A few footnotes linger as The Lovers and the Despot explains what became of Choi, Shin, and Kim Jong Il after their fateful time together. Perhaps the most surreal development is the fact that Shin went on to direct the sequel to the ‘90s kids classic 3 Ninjas as well as executive produce two more films in the franchise.

The more sobering postscript is one that ties Kim Jong Il’s notorious cinephile streak to his emotionally manipulative hold over a nation of millions who believe he’s a god on earth that has never gone to the bathroom once in his life. Directors Cannan and Adam suggest a latent directorial aspiration in the way Kim, who never did get an internationally respectable film industry going in the DPRK, induced generations of North Korean citizens to “perform” displays of loyalty and leader-worship under pain of punishment.

Even current North Korean dictator Kim Jong-un gets a shout-out in the form of a warning in the film, which is set to be released this year after it was acquired by Magnolia Pictures out of Sundance. But no amount of frustrated movie geekery can account for the chain of succession charted from Kim Il Sung to Kim Jong Il to Kim Jong Un, whose collective seven decades of North Korean oppression paints the most panic-inducing picture of all.


Acting For Film Or Acting For Life? Doc Tells Story Of Kim Jong Il's Captives

It's well-known that Dear Leader was crazy about movies. What's less known — at least in the West — is that infamous North Korean dictator Kim Jong Il was so crazy about them that he kidnapped a South Korean actress and a movie director in 1978 and forced them to work for him for years. That story is the subject of a new documentary called The Lovers and the Despot.

"It's just too bizarre to be real," says Ross Adam, one of the film's directors. He and co-director Robert Cannan tracked down actress Choi Eun-hee, who is now nearly 90 years old. In the documentary, Choi remembers getting lured to a seaside home in Hong Kong with an offer for a new film role. "There was a speedboat with three or four strong men," she recalls. "All of a sudden, a guy grabbed me by the arms. Before I knew it, I was on board. All the blood drained from my head to my toes."

Choi was drugged and dragged to North Korea. She awoke as a captive of Kim Jong Il.

"He had a projection room in every house so he could watch movies any time," she says. "Having seen very many movies, he wanted North Korean cinema to be just as great. But he thought his comrades were too simple. To me, he seemed like an artist who loved films."

Kim cared deeply about movies. He wrote a scholarly book about them (On the Art of the Cinema) in 2001, and he complained bitterly about the state of the North Korean film industry to Choi, who secretly taped Kim. "Why do all of our films have the same ideological plots?" Dear Leader rants in one tape. "There's nothing new about them. Why are there so many crying scenes? All of our films have crying scenes. This isn't a funeral, is it?"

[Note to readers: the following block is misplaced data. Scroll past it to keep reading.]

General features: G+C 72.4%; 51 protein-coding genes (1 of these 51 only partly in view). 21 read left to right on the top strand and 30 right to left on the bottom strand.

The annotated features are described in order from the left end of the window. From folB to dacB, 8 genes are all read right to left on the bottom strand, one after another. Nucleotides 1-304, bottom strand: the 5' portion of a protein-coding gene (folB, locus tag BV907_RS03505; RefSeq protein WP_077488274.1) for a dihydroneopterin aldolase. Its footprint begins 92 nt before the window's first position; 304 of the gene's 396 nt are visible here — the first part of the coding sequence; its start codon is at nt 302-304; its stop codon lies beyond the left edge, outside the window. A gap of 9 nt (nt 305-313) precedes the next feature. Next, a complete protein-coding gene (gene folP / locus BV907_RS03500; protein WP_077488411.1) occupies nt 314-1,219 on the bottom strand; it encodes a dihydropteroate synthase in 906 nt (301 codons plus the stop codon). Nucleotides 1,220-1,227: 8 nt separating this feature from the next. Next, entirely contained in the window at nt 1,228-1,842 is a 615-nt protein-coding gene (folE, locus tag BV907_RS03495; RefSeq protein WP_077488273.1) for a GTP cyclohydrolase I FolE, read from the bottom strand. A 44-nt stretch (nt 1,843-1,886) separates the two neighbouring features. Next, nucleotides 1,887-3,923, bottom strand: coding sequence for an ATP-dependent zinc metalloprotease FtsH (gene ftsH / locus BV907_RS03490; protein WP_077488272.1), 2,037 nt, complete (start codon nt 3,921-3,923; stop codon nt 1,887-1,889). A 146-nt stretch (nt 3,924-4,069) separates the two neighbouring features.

Over the course of eight years, Kim forced his pet actress and director Shin Sang-ok to make nearly 20 films: historical dramas, martial arts movies, even a North Korean version of Godzilla. One of those films, The Tale of Chunhyang, is something like Romeo and Juliet, and it's the first North Korean film to feature a kiss.

"In North Korea, there were no love stories," Choi says in the documentary. "Films were about loyalty, dedication and hard work. But we made the first love story in North Korean history."

These movies started making their way to film festivals, mostly behind the Iron Curtain, and eventually Kim allowed the couple to travel. "Shin and Choi were his prize toys and he wanted to show them off to the world," says director Ross Adam. On one such trip in 1986, Choi and Shin escaped to the U.S. Embassy in Vienna, freeing themselves from their Cold War captor.

But some wondered how Shin ended up in his clutches to begin with. "Like many South Koreans, I have my doubts about Shin's true motivation to go to North Korea," says UC-Santa Barbara professor Suk-Young Kim. She says Shin was a political dissident in South Korea as well as its most celebrated filmmaker. In the mid-1970s, the military government started censoring his movies and Shin's career cratered. Some believe he defected to North Korea on purpose. (The whole story may never be known — Shin died in 2006.)

Over the years, Suk-Young Kim has seen lots of interviews with the documentary's only surviving main character, actress Choi Eun-hee, but she says this one is surprisingly revealing. "There was depth to it. I mean, you could really hear what she was going through. Choi Eun-hee says it so well: 'There's acting for film, and there's acting for life.' And in North Korea those could be one in the same thing."

Suk-Young Kim says North Korea remains a highly cinematic society — a stage set, of sorts, for another dictator obsessed with spectacle and drama, where public displays of emotion and patriotism are required. In that way, The Lovers and the Despot is kind of a movie about a movie -- but one in which the vast majority of citizens, or "actors," has no hope to escape.

The late North Korean dictator Kim Jong Il was a movie fanatic. In 1978, he kidnapped a South Korean actress and her movie director husband and forced them to work for him. A new documentary tells that story. NPR's Neda Ulaby spoke with one of the filmmakers.

ROSS ADAM: It's just too bizarre to be real.